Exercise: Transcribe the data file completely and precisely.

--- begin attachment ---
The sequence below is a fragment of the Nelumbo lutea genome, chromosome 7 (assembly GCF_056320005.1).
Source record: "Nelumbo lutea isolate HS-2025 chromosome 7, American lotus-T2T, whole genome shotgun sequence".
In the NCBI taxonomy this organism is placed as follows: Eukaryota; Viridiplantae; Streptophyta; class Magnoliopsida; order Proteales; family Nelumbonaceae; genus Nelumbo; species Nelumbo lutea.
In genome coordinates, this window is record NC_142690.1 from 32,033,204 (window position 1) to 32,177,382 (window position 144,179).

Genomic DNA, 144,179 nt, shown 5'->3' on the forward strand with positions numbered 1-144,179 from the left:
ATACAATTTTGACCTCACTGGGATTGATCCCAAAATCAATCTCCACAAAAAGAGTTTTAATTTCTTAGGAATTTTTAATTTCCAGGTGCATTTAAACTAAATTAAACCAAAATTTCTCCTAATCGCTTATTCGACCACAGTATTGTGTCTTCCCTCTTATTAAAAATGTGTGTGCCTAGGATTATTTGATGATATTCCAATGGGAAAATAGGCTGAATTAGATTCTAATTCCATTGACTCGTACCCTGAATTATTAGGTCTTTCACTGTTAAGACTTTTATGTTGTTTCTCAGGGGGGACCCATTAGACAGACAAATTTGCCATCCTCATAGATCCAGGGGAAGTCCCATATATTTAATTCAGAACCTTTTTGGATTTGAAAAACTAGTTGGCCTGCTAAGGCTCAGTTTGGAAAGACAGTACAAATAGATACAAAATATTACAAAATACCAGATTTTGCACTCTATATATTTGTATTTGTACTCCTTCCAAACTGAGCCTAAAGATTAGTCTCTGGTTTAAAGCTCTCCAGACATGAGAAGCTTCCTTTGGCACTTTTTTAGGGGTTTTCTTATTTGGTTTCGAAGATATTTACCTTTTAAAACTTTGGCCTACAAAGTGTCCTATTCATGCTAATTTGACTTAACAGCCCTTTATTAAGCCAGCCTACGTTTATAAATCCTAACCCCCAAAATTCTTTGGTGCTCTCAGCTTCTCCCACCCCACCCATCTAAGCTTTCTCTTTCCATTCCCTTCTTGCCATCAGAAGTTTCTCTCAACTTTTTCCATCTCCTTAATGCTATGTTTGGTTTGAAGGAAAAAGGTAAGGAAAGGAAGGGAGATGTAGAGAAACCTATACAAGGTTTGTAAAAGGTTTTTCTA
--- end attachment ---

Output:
The sequence below is a fragment of the Nelumbo lutea genome, chromosome 7 (assembly GCF_056320005.1).
Source record: "Nelumbo lutea isolate HS-2025 chromosome 7, American lotus-T2T, whole genome shotgun sequence".
In the NCBI taxonomy this organism is placed as follows: Eukaryota; Viridiplantae; Streptophyta; class Magnoliopsida; order Proteales; family Nelumbonaceae; genus Nelumbo; species Nelumbo lutea.
In genome coordinates, this window is record NC_142690.1 from 32,033,204 (window position 1) to 32,177,382 (window position 144,179).

Genomic DNA, 144,179 nt, shown 5'->3' on the forward strand with positions numbered 1-144,179 from the left:
ATACAATTTTGACCTCACTGGGATTGATCCCAAAATCAATCTCCACAAAAAGAGTTTTAATTTCTTAGGAATTTTTAATTTCCAGGTGCATTTAAACTAAATTAAACCAAAATTTCTCCTAATCGCTTATTCGACCACAGTATTGTGTCTTCCCTCTTATTAAAAATGTGTGTGCCTAGGATTATTTGATGATATTCCAATGGGAAAATAGGCTGAATTAGATTCTAATTCCATTGACTCGTACCCTGAATTATTAGGTCTTTCACTGTTAAGACTTTTATGTTGTTTCTCAGGGGGGACCCATTAGACAGACAAATTTGCCATCCTCATAGATCCAGGGGAAGTCCCATATATTTAATTCAGAACCTTTTTGGATTTGAAAAACTAGTTGGCCTGCTAAGGCTCAGTTTGGAAAGACAGTACAAATAGATACAAAATATTACAAAATACCAGATTTTGCACTCTATATATTTGTATTTGTACTCCTTCCAAACTGAGCCTAAAGATTAGTCTCTGGTTTAAAGCTCTCCAGACATGAGAAGCTTCCTTTGGCACTTTTTTAGGGGTTTTCTTATTTGGTTTCGAAGATATTTACCTTTTAAAACTTTGGCCTACAAAGTGTCCTATTCATGCTAATTTGACTTAACAGCCCTTTATTAAGCCAGCCTACGTTTATAAATCCTAACCCCCAAAATTCTTTGGTGCTCTCAGCTTCTCCCACCCCACCCATCTAAGCTTTCTCTTTCCATTCCCTTCTTGCCATCAGAAGTTTCTCTCAACTTTTTCCATCTCCTTAATGCTATGTTTGGTTTGAAGGAAAAAGGTAAGGAAAGGAAGGGAGATGTAGAGAAACCTATACAAGGTTTGTAAAAGGTTTTTCTA